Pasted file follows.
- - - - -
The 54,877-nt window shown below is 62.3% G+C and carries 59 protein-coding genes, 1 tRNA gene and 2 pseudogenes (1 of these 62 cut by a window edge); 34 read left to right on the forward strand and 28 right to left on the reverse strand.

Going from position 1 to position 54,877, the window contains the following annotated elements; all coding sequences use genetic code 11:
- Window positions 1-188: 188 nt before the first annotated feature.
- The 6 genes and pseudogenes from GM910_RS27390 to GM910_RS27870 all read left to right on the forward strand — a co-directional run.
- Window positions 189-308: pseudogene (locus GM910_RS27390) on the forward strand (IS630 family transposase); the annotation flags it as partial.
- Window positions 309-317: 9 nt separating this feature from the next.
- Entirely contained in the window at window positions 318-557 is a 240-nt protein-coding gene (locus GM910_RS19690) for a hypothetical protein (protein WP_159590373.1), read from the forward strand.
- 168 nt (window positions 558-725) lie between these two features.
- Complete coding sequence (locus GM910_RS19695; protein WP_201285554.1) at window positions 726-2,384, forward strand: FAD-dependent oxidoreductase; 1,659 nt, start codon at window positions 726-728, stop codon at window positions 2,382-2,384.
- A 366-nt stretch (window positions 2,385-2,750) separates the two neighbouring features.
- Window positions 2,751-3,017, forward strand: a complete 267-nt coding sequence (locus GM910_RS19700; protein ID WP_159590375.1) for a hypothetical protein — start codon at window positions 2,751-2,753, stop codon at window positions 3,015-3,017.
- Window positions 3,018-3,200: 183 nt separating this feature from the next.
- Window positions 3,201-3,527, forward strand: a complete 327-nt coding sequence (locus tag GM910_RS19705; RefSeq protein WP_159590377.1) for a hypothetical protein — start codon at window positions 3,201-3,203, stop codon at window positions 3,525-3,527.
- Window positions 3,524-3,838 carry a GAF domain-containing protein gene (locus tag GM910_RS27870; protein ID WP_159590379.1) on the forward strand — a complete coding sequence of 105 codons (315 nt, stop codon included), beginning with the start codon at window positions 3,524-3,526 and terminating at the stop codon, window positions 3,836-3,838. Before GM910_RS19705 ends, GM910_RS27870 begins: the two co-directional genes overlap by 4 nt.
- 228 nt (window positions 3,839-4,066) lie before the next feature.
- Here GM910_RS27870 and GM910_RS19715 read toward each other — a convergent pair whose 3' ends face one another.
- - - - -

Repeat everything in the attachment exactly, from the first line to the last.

The 54,877-nt window shown below is 62.3% G+C and carries 59 protein-coding genes, 1 tRNA gene and 2 pseudogenes (1 of these 62 cut by a window edge); 34 read left to right on the forward strand and 28 right to left on the reverse strand.

Going from position 1 to position 54,877, the window contains the following annotated elements; all coding sequences use genetic code 11:
- Window positions 1-188: 188 nt before the first annotated feature.
- The 6 genes and pseudogenes from GM910_RS27390 to GM910_RS27870 all read left to right on the forward strand — a co-directional run.
- Window positions 189-308: pseudogene (locus GM910_RS27390) on the forward strand (IS630 family transposase); the annotation flags it as partial.
- Window positions 309-317: 9 nt separating this feature from the next.
- Entirely contained in the window at window positions 318-557 is a 240-nt protein-coding gene (locus GM910_RS19690) for a hypothetical protein (protein WP_159590373.1), read from the forward strand.
- 168 nt (window positions 558-725) lie between these two features.
- Complete coding sequence (locus GM910_RS19695; protein WP_201285554.1) at window positions 726-2,384, forward strand: FAD-dependent oxidoreductase; 1,659 nt, start codon at window positions 726-728, stop codon at window positions 2,382-2,384.
- A 366-nt stretch (window positions 2,385-2,750) separates the two neighbouring features.
- Window positions 2,751-3,017, forward strand: a complete 267-nt coding sequence (locus GM910_RS19700; protein ID WP_159590375.1) for a hypothetical protein — start codon at window positions 2,751-2,753, stop codon at window positions 3,015-3,017.
- Window positions 3,018-3,200: 183 nt separating this feature from the next.
- Window positions 3,201-3,527, forward strand: a complete 327-nt coding sequence (locus tag GM910_RS19705; RefSeq protein WP_159590377.1) for a hypothetical protein — start codon at window positions 3,201-3,203, stop codon at window positions 3,525-3,527.
- Window positions 3,524-3,838 carry a GAF domain-containing protein gene (locus tag GM910_RS27870; protein ID WP_159590379.1) on the forward strand — a complete coding sequence of 105 codons (315 nt, stop codon included), beginning with the start codon at window positions 3,524-3,526 and terminating at the stop codon, window positions 3,836-3,838. Before GM910_RS19705 ends, GM910_RS27870 begins: the two co-directional genes overlap by 4 nt.
- 228 nt (window positions 3,839-4,066) lie before the next feature.
- Here GM910_RS27870 and GM910_RS19715 read toward each other — a convergent pair whose 3' ends face one another.